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Sites selling counterfeit goods shut down

Federal authorities targeted websites selling knockoff sports jerseys,

Federal authorities targeted websites selling knockoff sports jerseys, DVDs and other goods in a Cyber Monday crackdown. These shoes were found in an earlier investigation. (Aug. 14, 2012) Credit: AP

Federal law enforcement authorities have announced the seizure of 132 domain names in several countries to stop them from selling counterfeit merchandise online.

The Cyber Monday crackdown came on what  was expected to be the biggest online shopping day of the year. U.S. Immigration and Customs Enforcement's Homeland Security Investigations coordinated the effort with Europol and police in Belgium, Denmark, France, Romania and the United Kingdom.

Authorities say it's the third consecutive Cyber Monday that websites selling knockoff sports jerseys, DVDs and other goods were targeted. The sites were seized after copyright holders confirmed products purchased there by investigators were illegal. Site visitors now see a banner explaining the seizure and copyright infringement.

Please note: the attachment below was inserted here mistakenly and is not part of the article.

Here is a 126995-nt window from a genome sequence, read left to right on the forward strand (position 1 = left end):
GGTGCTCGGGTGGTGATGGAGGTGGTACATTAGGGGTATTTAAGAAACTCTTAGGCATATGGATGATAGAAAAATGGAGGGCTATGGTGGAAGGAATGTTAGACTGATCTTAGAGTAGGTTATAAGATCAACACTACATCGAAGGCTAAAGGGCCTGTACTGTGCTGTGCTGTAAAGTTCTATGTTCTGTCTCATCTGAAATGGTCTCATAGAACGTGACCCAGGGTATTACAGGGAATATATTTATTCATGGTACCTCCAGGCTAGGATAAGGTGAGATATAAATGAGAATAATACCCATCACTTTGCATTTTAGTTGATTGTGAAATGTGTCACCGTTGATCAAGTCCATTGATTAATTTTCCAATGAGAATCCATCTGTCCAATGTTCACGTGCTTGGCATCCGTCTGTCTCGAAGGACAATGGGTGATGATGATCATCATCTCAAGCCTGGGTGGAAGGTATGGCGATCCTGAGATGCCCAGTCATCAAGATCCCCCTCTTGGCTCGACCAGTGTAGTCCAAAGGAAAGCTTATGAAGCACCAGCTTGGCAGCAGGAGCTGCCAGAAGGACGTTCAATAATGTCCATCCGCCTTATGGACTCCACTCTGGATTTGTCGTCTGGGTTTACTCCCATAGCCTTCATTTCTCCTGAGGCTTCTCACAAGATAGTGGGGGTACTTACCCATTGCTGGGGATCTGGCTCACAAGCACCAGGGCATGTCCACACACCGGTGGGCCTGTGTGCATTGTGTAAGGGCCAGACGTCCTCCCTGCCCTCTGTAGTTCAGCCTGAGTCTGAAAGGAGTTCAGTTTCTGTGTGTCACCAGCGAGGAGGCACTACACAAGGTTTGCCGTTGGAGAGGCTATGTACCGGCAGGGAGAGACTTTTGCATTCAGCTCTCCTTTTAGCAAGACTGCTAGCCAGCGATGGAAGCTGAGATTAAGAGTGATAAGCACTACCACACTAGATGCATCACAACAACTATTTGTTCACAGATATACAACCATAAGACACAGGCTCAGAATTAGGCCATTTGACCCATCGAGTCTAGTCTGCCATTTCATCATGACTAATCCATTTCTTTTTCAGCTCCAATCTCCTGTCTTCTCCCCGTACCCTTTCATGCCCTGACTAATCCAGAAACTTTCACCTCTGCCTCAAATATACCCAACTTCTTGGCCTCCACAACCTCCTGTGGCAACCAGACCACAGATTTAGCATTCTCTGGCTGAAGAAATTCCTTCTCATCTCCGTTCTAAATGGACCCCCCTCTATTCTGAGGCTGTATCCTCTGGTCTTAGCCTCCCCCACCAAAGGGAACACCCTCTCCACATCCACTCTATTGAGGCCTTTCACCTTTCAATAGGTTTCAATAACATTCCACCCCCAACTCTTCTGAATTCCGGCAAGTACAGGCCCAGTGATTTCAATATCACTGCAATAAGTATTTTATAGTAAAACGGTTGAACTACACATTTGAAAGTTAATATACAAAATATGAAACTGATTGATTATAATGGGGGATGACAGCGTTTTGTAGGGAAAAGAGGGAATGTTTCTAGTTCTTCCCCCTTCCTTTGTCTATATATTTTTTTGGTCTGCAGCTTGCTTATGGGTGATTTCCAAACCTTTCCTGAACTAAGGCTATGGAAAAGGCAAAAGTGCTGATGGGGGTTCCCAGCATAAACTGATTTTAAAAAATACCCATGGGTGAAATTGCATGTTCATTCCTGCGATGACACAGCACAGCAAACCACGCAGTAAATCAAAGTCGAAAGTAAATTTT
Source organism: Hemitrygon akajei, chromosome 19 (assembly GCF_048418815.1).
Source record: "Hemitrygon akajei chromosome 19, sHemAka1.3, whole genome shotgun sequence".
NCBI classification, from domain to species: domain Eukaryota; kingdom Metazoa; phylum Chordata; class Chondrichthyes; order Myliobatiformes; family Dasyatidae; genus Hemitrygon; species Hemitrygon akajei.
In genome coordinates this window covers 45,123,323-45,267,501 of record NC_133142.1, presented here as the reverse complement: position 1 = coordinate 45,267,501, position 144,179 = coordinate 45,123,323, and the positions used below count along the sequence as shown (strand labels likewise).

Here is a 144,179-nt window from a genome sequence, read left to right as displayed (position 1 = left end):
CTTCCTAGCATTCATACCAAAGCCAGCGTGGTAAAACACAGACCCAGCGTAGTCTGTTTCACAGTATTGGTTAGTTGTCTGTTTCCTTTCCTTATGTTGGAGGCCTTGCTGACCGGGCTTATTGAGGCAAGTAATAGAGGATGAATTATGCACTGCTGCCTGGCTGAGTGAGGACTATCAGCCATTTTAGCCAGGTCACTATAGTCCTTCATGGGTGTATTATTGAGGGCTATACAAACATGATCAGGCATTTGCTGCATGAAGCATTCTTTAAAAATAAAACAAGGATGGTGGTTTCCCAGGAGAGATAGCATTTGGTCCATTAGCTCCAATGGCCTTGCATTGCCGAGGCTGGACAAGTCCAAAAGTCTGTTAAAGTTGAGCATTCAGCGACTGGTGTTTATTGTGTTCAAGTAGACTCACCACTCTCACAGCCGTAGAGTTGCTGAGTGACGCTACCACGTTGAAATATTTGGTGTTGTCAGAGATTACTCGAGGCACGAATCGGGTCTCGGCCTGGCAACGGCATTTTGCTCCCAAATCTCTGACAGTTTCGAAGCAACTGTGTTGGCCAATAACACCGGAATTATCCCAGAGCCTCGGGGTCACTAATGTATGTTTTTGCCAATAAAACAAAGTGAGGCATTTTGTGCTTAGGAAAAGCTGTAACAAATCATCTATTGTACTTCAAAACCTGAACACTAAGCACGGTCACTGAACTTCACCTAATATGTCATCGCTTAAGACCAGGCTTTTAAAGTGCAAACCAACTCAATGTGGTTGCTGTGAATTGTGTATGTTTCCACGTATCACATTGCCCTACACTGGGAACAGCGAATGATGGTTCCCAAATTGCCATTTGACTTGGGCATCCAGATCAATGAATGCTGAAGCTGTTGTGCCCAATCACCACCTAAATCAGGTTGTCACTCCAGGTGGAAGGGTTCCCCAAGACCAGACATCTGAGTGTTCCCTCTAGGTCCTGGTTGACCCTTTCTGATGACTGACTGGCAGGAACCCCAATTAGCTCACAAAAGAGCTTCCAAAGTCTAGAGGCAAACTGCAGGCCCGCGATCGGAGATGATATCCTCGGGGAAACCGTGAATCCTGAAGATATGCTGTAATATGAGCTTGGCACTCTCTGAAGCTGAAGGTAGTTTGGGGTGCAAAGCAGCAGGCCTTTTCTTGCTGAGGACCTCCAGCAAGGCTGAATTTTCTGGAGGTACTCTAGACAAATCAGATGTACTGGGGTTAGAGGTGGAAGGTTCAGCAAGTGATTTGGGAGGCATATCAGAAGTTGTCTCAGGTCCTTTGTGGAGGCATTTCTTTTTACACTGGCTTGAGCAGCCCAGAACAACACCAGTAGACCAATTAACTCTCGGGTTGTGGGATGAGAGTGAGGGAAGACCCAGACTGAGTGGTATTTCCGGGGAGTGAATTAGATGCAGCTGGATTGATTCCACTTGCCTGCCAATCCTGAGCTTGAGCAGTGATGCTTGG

Homeland Security field offices in Buffalo, N.Y.;  New Jersey, California, Maryland, Colorado and Texas investigated.

In upstate Buffalo, U.S. investigators shut down 15 websites allegedly selling counterfeit New Era caps and other sports merchandise. New Era Cap Co. is based in Buffalo.

"These are not victimless crimes," said U.S. Attorney William J. Hochul Jr. "When you buy counterfeit merchandise, you're not only hurting the company, you're hurting the company's employees."

Sen. Charles Schumer (D-N.Y.) recently called for stronger action against the manufacturers of counterfeit products, many of them in China, and the websites that market them. He claims New Era has lost $300 million in sales because of counterfeit caps, and he suggested the illegal activity has put the Buffalo-based company at risk.

Federal authorities offered tips on how to avoid buying counterfeit products, including the need for every online consumer to be aware of whom they are buying from.

Investigators noted that many counterfeit sites sell their items at prices that are truly too good to be true and often use improper grammar or incorrect spelling on their Web pages. They pointed to one of the New Era knockoff sites that listed itself as New Ear.

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